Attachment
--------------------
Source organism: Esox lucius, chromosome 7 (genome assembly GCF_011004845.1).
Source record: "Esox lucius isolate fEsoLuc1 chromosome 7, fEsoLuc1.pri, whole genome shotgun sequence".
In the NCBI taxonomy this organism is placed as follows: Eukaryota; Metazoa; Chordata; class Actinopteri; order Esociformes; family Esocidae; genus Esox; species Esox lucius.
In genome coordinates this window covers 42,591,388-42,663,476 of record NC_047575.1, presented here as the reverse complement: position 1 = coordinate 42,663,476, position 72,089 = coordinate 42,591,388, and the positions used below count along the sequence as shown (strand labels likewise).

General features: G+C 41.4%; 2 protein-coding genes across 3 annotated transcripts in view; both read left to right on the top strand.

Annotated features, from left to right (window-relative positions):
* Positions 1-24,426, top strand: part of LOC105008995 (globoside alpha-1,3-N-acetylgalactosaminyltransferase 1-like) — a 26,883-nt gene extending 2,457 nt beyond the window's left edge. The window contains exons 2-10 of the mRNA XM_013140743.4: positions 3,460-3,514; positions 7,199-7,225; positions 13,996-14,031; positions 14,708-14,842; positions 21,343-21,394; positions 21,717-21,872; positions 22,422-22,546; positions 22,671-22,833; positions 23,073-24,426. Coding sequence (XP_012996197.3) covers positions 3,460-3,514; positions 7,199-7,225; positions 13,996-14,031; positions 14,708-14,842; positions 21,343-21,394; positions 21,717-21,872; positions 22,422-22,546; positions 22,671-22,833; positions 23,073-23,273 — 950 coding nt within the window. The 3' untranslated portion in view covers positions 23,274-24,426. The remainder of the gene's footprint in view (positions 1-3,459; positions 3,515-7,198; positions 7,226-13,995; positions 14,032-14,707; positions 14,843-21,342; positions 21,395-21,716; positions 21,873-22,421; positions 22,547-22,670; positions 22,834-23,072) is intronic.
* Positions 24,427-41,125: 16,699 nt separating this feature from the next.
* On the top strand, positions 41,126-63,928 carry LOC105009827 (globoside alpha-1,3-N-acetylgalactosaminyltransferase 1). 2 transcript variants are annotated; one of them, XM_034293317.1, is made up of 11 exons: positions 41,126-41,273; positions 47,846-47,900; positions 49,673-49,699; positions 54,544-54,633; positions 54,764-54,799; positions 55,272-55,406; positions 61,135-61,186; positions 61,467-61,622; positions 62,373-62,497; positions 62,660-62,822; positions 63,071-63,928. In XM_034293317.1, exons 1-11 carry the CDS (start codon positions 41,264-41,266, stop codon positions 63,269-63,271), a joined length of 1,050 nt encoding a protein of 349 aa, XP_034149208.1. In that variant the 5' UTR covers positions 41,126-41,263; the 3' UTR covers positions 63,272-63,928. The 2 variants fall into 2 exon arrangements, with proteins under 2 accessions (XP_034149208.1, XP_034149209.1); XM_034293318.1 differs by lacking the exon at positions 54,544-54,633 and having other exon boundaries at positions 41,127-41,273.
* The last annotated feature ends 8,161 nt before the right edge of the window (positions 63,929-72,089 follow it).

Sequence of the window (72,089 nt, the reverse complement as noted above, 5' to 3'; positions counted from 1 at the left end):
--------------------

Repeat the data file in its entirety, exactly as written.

Source organism: Esox lucius, chromosome 7 (genome assembly GCF_011004845.1).
Source record: "Esox lucius isolate fEsoLuc1 chromosome 7, fEsoLuc1.pri, whole genome shotgun sequence".
In the NCBI taxonomy this organism is placed as follows: Eukaryota; Metazoa; Chordata; class Actinopteri; order Esociformes; family Esocidae; genus Esox; species Esox lucius.
In genome coordinates this window covers 42,591,388-42,663,476 of record NC_047575.1, presented here as the reverse complement: position 1 = coordinate 42,663,476, position 72,089 = coordinate 42,591,388, and the positions used below count along the sequence as shown (strand labels likewise).

General features: G+C 41.4%; 2 protein-coding genes across 3 annotated transcripts in view; both read left to right on the top strand.

Annotated features, from left to right (window-relative positions):
* Positions 1-24,426, top strand: part of LOC105008995 (globoside alpha-1,3-N-acetylgalactosaminyltransferase 1-like) — a 26,883-nt gene extending 2,457 nt beyond the window's left edge. The window contains exons 2-10 of the mRNA XM_013140743.4: positions 3,460-3,514; positions 7,199-7,225; positions 13,996-14,031; positions 14,708-14,842; positions 21,343-21,394; positions 21,717-21,872; positions 22,422-22,546; positions 22,671-22,833; positions 23,073-24,426. Coding sequence (XP_012996197.3) covers positions 3,460-3,514; positions 7,199-7,225; positions 13,996-14,031; positions 14,708-14,842; positions 21,343-21,394; positions 21,717-21,872; positions 22,422-22,546; positions 22,671-22,833; positions 23,073-23,273 — 950 coding nt within the window. The 3' untranslated portion in view covers positions 23,274-24,426. The remainder of the gene's footprint in view (positions 1-3,459; positions 3,515-7,198; positions 7,226-13,995; positions 14,032-14,707; positions 14,843-21,342; positions 21,395-21,716; positions 21,873-22,421; positions 22,547-22,670; positions 22,834-23,072) is intronic.
* Positions 24,427-41,125: 16,699 nt separating this feature from the next.
* On the top strand, positions 41,126-63,928 carry LOC105009827 (globoside alpha-1,3-N-acetylgalactosaminyltransferase 1). 2 transcript variants are annotated; one of them, XM_034293317.1, is made up of 11 exons: positions 41,126-41,273; positions 47,846-47,900; positions 49,673-49,699; positions 54,544-54,633; positions 54,764-54,799; positions 55,272-55,406; positions 61,135-61,186; positions 61,467-61,622; positions 62,373-62,497; positions 62,660-62,822; positions 63,071-63,928. In XM_034293317.1, exons 1-11 carry the CDS (start codon positions 41,264-41,266, stop codon positions 63,269-63,271), a joined length of 1,050 nt encoding a protein of 349 aa, XP_034149208.1. In that variant the 5' UTR covers positions 41,126-41,263; the 3' UTR covers positions 63,272-63,928. The 2 variants fall into 2 exon arrangements, with proteins under 2 accessions (XP_034149208.1, XP_034149209.1); XM_034293318.1 differs by lacking the exon at positions 54,544-54,633 and having other exon boundaries at positions 41,127-41,273.
* The last annotated feature ends 8,161 nt before the right edge of the window (positions 63,929-72,089 follow it).

Sequence of the window (72,089 nt, the reverse complement as noted above, 5' to 3'; positions counted from 1 at the left end):